We are proud to be a supporter of this year’s Privacy Awareness Week (PAW). Running from 3 to 9 May, #PAW2021 promotes the responsibility that Australian Government agencies and businesses have in protecting the personal data they collect.
The Office of the Australian Information Commissioner (OAIC) reported that 38% of data breaches are attributed to human error. By prioritising staff training organisations can reduce the risk. The OAIC has put together ten practical tips to help your organisation keep personal information safe including building in privacy protections from the start of a new project to training your staff to be privacy-aware and prevent data breaches.
Make privacy a priority in your workplace with these simple tips
1. Prioritise staff training
If you or your staff handle personal information in your day-to-day work, make sure you take steps to protect it. Prioritise training staff on secure information handling practices and make sure they understand how personal information must be handled throughout the information lifecycle — from the collection, use and disclosure through to security and deletion.
2. Reduce the risk of data breaches caused by human error
Human error is the cause of more than one in three data breaches notified to the OAIC. That includes emailing personal information to the wrong recipient, failing to BCC on group emails, and the unintended release or publication of personal information. Reduce the risk of a human error data breach by educating staff and putting controls in place. This could include disabling the autofill function in email platforms or implementing a prompt function before staff send an email to external addresses.
3. Physically protect personal information
Physical security is an important part of ensuring personal information is protected, especially as many people continue to work remotely. Make sure screens are angled so they can’t be viewed by anyone else and lock your devices when not in use, including when you step away from your desk. Be conscious of how you store physical documents too. Don’t leave hard copy documents with personal information on your desk — put them in a suitably secure locked drawer.
4. Prepare a data breach response plan
Make sure your organisation is prepared for a data breach with a clear and practical response plan that follows four key steps: contain, assess, notify, and review. Treat each data breach or suspected data breach seriously. Breaches that may initially seem minor may be more significant once their full implications are assessed. Ensure staff understand their roles, responsibilities, and what actions they are expected to take to respond to a data breach.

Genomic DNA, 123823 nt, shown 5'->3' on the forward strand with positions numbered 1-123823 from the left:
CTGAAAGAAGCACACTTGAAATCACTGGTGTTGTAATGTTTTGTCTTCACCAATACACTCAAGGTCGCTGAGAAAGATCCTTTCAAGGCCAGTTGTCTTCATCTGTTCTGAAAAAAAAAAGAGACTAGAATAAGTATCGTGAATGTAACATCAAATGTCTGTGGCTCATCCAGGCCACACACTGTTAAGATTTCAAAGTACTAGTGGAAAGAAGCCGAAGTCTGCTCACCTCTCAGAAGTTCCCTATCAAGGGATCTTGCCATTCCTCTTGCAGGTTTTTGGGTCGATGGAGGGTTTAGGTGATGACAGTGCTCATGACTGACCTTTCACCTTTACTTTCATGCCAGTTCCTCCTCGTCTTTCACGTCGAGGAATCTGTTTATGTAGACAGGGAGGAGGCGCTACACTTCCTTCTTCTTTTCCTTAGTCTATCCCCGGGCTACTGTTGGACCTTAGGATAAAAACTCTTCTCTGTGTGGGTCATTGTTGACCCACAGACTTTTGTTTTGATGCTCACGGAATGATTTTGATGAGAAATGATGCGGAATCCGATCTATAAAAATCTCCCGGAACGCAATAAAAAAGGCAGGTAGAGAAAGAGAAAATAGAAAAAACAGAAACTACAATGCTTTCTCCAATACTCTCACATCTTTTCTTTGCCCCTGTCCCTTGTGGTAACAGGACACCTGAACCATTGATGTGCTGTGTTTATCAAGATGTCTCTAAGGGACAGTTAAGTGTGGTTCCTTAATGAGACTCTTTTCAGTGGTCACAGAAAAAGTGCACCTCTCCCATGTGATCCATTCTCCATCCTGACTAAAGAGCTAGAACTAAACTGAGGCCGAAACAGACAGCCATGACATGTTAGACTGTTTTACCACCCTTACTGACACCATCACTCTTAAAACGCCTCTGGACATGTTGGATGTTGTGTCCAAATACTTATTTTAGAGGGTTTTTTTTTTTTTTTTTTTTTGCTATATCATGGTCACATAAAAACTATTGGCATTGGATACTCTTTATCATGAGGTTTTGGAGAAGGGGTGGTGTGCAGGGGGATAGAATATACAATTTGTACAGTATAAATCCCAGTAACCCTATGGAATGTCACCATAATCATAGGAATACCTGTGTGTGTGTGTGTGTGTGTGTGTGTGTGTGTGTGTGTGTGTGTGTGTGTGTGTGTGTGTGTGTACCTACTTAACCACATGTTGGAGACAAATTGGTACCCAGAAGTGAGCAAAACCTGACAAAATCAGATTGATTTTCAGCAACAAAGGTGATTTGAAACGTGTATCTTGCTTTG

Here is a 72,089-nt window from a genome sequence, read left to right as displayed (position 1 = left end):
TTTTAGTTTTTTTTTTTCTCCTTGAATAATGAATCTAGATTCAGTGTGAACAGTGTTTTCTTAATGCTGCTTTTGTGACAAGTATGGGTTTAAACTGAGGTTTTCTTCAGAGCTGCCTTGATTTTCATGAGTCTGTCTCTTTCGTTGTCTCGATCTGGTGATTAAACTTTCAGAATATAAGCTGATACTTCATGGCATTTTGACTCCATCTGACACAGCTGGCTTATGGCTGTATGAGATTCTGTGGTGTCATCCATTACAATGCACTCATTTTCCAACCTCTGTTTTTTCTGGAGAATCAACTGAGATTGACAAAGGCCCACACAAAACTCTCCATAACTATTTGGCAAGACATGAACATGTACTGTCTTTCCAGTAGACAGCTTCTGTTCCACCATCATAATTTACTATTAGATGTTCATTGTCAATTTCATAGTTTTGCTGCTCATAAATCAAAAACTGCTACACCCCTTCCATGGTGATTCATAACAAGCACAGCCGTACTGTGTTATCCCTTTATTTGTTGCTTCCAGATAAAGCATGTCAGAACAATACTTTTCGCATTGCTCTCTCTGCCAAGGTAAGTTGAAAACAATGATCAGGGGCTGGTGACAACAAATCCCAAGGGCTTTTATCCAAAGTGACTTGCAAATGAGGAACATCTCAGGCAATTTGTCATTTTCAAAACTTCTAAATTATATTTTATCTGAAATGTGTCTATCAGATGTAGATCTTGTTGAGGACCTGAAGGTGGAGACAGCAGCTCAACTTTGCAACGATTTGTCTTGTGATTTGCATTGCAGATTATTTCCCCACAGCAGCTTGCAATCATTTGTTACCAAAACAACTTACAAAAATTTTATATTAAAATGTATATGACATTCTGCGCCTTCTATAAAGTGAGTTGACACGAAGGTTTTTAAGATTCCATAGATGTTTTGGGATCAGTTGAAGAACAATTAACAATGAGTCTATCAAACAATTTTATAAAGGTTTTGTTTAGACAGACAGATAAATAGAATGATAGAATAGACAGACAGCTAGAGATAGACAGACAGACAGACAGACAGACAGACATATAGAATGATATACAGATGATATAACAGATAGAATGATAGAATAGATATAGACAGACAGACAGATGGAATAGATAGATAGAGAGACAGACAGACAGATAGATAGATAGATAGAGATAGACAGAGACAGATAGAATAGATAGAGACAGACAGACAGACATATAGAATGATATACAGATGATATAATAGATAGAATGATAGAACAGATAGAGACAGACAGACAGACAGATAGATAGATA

5. Put secure systems in place
Regularly monitor, review, and improve your privacy practices and systems to ensure that they remain effective and appropriate for your organisation. Having strong and secure systems in place helps to protect personal information from misuse, loss or unauthorised access or disclosure.
6. Build in privacy by design
Make privacy a priority within your organisation by building it in from the start – it is more costly and difficult to do it later. Adopting a ‘privacy by design’ approach means designing your products and services to minimise, manage or eliminate privacy risks. You should also embed good privacy practices into internal systems and processes.
8. Undertake a privacy impact assessment
Undertake a privacy impact assessment (PIA) for projects that can put individual or customer privacy at risk. A PIA is an essential tool for protecting privacy, identifying solutions, and building trust. It identifies the potential impact of a new project or process and how to manage, mitigate or eliminate privacy risk.
9. Only collect the information you need
The collection of personal information is an important part of the public health response to COVID-19. Agencies and businesses should limit the information they collect to the minimum amount necessary. Ensure that the information you collect is only used and disclosed for the intended purpose and that you are taking reasonable steps to protect this information.
10. Making privacy a priority comes from the top
A strong leadership commitment to a culture of privacy is reflected in good privacy governance. This can improve business productivity and help to develop more efficient business processes. Good privacy governance will help your organisation manage both the risk of a privacy breach and your response. Have a Privacy Management Plan in place and use our resources to assess your privacy practices and set goals and targets.
PAW is led by the Office of the Australian Information Commissioner (OAIC) in partnership with state and territory privacy regulators and the Asia Pacific Privacy Authorities forum. Find more tips on the OAIC’s PAW website.